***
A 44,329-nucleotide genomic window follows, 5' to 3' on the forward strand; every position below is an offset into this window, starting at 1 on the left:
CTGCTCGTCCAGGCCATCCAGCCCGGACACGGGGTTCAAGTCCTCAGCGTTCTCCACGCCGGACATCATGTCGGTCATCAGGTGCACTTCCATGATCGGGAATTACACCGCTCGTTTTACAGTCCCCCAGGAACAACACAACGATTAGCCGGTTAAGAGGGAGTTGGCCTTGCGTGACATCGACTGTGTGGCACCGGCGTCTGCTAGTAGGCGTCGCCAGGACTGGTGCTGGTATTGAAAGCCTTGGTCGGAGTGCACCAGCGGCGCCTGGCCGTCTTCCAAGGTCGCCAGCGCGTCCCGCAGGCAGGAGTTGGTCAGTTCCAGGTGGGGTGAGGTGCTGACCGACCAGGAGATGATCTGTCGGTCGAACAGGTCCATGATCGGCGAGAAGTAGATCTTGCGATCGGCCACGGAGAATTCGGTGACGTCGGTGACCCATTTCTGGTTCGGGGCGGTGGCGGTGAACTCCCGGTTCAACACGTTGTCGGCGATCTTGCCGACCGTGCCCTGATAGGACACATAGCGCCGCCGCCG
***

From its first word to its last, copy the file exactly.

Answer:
A 44,329-nucleotide genomic window follows, 5' to 3' on the forward strand; every position below is an offset into this window, starting at 1 on the left:
CTGCTCGTCCAGGCCATCCAGCCCGGACACGGGGTTCAAGTCCTCAGCGTTCTCCACGCCGGACATCATGTCGGTCATCAGGTGCACTTCCATGATCGGGAATTACACCGCTCGTTTTACAGTCCCCCAGGAACAACACAACGATTAGCCGGTTAAGAGGGAGTTGGCCTTGCGTGACATCGACTGTGTGGCACCGGCGTCTGCTAGTAGGCGTCGCCAGGACTGGTGCTGGTATTGAAAGCCTTGGTCGGAGTGCACCAGCGGCGCCTGGCCGTCTTCCAAGGTCGCCAGCGCGTCCCGCAGGCAGGAGTTGGTCAGTTCCAGGTGGGGTGAGGTGCTGACCGACCAGGAGATGATCTGTCGGTCGAACAGGTCCATGATCGGCGAGAAGTAGATCTTGCGATCGGCCACGGAGAATTCGGTGACGTCGGTGACCCATTTCTGGTTCGGGGCGGTGGCGGTGAACTCCCGGTTCAACACGTTGTCGGCGATCTTGCCGACCGTGCCCTGATAGGACACATAGCGCCGCCGCCG